Tuesday, August 26, 2014
Lens of Empathy
Television, big screen productions, and novels have filled our minds with images of how someone who has faced hardship should look and feel. We expect someone with a traumatic past to wear difficulty on her face, leave a string of violence in her path, battle addiction publicly, and/or cling to unhealthy relationships. When we meet someone who abuses herself with repeated bad choices, we comfort ourselves and explain the negativity away by concluding that she must have had a horrible history. We measure the level of past struggle by current self-inflicted hurt. Because of this flawed measurement system, when we encounter someone centered and positive we assume that her struggle has been light or that the sunshine is somehow dishonest. A more accurate conclusion is that not all who are living well have always had the best life has to offer.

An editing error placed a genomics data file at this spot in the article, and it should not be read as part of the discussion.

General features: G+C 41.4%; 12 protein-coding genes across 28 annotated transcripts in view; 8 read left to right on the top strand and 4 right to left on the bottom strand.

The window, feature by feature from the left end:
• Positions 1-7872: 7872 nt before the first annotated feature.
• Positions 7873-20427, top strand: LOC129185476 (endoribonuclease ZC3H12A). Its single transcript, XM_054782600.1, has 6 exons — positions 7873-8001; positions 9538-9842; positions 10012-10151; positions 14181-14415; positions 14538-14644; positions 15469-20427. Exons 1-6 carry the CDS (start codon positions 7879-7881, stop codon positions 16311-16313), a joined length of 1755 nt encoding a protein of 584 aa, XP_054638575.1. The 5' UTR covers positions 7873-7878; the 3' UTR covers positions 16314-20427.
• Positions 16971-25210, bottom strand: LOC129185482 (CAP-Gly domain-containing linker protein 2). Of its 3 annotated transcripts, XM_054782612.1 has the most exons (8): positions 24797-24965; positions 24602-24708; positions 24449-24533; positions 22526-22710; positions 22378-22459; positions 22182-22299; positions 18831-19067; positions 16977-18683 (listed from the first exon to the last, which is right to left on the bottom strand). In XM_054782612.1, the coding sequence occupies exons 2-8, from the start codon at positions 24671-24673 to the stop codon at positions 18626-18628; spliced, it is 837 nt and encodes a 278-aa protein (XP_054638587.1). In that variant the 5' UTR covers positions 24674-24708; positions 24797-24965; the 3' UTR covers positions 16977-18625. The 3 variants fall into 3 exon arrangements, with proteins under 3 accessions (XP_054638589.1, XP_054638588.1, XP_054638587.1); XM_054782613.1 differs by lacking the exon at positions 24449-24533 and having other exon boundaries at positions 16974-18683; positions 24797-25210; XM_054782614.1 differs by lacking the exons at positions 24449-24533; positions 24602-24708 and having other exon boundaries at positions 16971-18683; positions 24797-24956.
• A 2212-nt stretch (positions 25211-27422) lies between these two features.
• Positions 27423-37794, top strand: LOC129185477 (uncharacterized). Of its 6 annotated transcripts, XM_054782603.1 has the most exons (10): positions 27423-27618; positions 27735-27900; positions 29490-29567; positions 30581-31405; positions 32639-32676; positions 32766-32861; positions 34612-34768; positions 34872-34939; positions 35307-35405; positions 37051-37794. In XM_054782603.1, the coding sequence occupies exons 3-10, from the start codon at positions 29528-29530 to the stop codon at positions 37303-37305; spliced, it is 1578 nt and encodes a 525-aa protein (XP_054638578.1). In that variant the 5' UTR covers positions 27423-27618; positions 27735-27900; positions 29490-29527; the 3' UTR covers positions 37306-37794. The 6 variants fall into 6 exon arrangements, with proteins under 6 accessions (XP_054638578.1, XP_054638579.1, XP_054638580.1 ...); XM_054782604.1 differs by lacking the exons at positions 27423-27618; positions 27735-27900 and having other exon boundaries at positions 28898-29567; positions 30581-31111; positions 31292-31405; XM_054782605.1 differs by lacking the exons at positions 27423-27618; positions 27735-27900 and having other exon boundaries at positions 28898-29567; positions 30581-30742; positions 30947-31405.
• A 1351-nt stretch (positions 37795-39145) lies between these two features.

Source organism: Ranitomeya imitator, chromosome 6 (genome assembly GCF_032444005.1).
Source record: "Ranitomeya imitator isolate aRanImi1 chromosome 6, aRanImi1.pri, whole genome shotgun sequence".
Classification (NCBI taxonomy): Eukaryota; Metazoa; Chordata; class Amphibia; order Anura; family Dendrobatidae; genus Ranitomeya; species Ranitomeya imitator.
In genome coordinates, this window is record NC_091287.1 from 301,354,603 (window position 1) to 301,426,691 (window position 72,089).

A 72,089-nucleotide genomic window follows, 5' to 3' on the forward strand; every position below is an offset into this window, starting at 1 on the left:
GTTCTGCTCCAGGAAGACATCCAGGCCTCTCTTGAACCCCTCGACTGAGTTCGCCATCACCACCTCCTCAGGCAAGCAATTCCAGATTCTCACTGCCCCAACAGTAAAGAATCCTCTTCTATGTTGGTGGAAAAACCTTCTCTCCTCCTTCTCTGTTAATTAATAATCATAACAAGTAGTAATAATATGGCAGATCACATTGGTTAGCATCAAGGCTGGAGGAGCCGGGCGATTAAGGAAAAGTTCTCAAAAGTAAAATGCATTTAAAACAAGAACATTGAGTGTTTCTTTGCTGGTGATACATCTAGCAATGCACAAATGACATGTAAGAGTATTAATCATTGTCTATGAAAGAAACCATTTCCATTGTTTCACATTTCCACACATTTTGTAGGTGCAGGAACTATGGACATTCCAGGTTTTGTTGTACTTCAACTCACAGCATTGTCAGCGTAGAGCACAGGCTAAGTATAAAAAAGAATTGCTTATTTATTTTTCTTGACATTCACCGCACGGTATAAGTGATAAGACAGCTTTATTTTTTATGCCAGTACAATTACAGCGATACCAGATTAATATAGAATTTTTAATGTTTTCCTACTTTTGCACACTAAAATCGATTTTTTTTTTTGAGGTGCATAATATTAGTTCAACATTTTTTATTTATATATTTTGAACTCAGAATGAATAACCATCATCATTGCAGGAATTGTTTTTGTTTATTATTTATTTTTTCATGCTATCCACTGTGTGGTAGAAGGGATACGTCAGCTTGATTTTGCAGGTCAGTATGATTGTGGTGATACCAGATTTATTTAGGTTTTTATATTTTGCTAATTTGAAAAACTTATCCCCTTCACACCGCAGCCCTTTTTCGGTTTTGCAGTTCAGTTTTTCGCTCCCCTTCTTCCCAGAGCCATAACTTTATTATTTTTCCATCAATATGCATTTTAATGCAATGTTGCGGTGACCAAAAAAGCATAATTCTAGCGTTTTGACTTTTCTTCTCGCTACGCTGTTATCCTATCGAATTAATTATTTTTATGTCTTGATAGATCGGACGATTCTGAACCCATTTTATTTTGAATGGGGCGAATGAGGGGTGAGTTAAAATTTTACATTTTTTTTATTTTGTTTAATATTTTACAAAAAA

How has your perception of struggle influenced how you treat others? On what factors have you based those perceptions? Are you more sympathetic to visible, known hardship? Everyone you encounter has been hurt. The father trying to set a positive example to his children, the cheerful woman working at your favorite clothing store, and the friend who is always making you laugh have all experienced heartache and are coping with it daily. You may not have witnessed the hurt, but that doesn't make it less real. Trade in the clouded and inconsistent lens of assumption for the more genuine lens of empathy. Reach out to those you love. Check in with your friends, even if you don't think they need it. They may surprise you.